If you were naughty this year, you might end up with something big and boring, like a vacuum cleaner. If you were good, you might ask for one of these little high-tech gems instead. Asus S1 Led Projector ($330): Yes, there is a digital projector that can fit into a Christmas stocking. That, in itself, is an accomplishment. It’s also a hearty performer for its size. The Asus S1 weighs less than a pound and has a battery that can last up to three hours. That claim held up well during my tests, which included hosting a children’s sleepover viewing of “Frozen” on a large wall. I successfully connected an Android smartphone and an Xbox 360 and used the S1 to project what’s on those screens. The most fun came when I plugged a small Roku Streaming Stick directly into the projector’s HDMI port. Within minutes, I was watching Netflix and playing “Angry Birds” on large walls throughout my house, with no power cords in sight. The S1 has a nice built-in speaker, but I tethered it to a large portable speaker for movie night. Cogito Classic Smartwatch ($180): If you’re going to buy your loved one a nice watch, it might as well talk to your phone. Right? The Cogito Classic does just that, connecting to your phone via Bluetooth and alerting you when text messages, social media updates or phone calls come in. I often tuck my phone in a back pocket or backpack when I’m walking around town or on assignment. With a quick glance at the Cogito, I can see who’s trying to reach me. I also get calendar alerts with some details about upcoming meetings. Unlike other smartwatches that require daily recharge, the Cogito Classic uses standard watch batteries that should last for months. It also has traditional analog hands alongside a digital time display. There are a lot of smartwatches, but the Cogito Classic stands out by blending classic handsome styling and just enough smart notifications to keep you informed without overburdening you with gobs of information to read. Orbotix Sphero 2.0 Smart Ball ($130): The Sphero is a plastic ball full of smart electronics and sensors. With a phone or tablet, you can make the ball spin, swim, chase your dog and even dance in response to completing challenges. For the rugged outdoors, you’ll want to outfit the Sphero with a knobby rubber cover, which is sold separately for $15. The Sphero comes with a couple of jump ramps. It can quickly reach top speed and go flying off the jumps, or you can create your own robot obstacle course out of ordinary objects. It is the smart round robot of choice. Intel Edison and Arduino Breakout Kit ($100): The Edison is an Intel-chip Linux computer about the size of an SD memory card. It has Wi-Fi and Bluetooth capabilities built in, making it ripe for developing portable or wearable devices, or just fun side projects. I tried a kit that included an Arduino expansion board, which allowed me to program the Edison using both a Mac and a Windows computer. I connected the Edison to my home Wi-Fi network and got a few lights to blink in sequence. From there, I can incorporate small speakers, proximity sensors and other small add-ons to flesh out the project of my choice. This kit and other Edison-related products are great for seasoned electronics or software enthusiasts who like to brew their own projects around the house. The online retailer SparkFun Electronics sells these kits, along with a multitude of Arduino-friendly expansion devices. NuForce Mobile Music Pump ($60): The amplifier in your smartphone likely isn’t strong enough to drive high-quality headphones. That’s where a portable headphone amplifier can be useful. This matchbox-sized amp from NuForce pumped up the volume for me while retaining clarity and limiting distortion on several larger, over-the-ear headphones I tried. My headphones plugged into the amp, and the amp plugged into my phone. My music suddenly had more bass and more acoustic range. The NuForce MMP is a nice affordable companion for the audiophile on the go. MOS phone cables ($30 Lightning of Apple; $20 Micro-USB for Android): The good news? Your smartphone came with charging and syncing cables. The bad news? They don’t always last very long, given the daily use we put them through. Give the gift of durability with these tough cables from MOS. I tried the company’s Lightning cable for the iPhone 5s and Micro-USB cable for a Samsung Galaxy S4. They’re better than the standard, out-of-the-box cables thanks to a spring-relief sleeve where the cable meets the plug and a rugged woven sheath that protects the full length of the cable. They’re smartly finished with sleek, anodized aluminum heads housing the connector ends. If cables can be sexy, these MOS cables are sexy.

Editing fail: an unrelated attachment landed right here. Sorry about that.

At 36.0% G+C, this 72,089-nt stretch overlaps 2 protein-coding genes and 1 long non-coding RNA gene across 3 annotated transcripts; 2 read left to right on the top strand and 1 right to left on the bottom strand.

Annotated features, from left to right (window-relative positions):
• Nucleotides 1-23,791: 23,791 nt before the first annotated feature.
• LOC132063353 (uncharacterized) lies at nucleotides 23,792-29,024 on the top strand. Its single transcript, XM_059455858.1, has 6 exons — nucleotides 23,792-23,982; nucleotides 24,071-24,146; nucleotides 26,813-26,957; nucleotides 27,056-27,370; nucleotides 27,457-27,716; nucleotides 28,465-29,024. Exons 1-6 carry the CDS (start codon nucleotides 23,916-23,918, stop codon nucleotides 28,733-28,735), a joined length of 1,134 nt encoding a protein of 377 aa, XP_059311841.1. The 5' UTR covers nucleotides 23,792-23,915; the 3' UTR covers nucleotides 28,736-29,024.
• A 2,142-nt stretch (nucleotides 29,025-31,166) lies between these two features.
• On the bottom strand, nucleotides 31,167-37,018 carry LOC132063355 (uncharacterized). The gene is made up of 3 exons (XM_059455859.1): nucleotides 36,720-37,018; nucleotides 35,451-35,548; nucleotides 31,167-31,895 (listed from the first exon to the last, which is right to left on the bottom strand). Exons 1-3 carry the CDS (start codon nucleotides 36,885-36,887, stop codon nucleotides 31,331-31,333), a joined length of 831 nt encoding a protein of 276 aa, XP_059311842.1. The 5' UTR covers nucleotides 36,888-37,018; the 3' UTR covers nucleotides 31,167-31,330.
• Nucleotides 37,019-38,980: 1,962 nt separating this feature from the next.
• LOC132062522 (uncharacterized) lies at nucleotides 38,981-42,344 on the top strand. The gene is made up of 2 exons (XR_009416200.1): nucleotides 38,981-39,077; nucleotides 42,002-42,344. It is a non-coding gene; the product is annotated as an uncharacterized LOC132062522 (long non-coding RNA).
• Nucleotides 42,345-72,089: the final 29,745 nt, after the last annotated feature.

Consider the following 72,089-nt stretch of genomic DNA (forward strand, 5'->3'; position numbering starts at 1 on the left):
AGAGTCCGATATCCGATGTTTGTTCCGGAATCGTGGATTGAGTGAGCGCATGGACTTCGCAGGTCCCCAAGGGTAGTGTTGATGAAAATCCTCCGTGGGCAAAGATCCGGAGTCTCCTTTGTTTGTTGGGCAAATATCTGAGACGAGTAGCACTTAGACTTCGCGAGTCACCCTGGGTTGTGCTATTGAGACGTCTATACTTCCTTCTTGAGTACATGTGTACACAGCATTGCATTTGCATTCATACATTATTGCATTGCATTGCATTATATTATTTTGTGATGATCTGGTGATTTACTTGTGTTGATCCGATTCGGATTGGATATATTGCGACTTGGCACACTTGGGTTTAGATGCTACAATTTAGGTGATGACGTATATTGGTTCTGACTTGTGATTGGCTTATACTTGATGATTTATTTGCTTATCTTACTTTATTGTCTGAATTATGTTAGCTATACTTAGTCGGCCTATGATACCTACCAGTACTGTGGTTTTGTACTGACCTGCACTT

• App reviews: Red Stamp Cards; GateGuru Dec 13, 2014 7:33 AM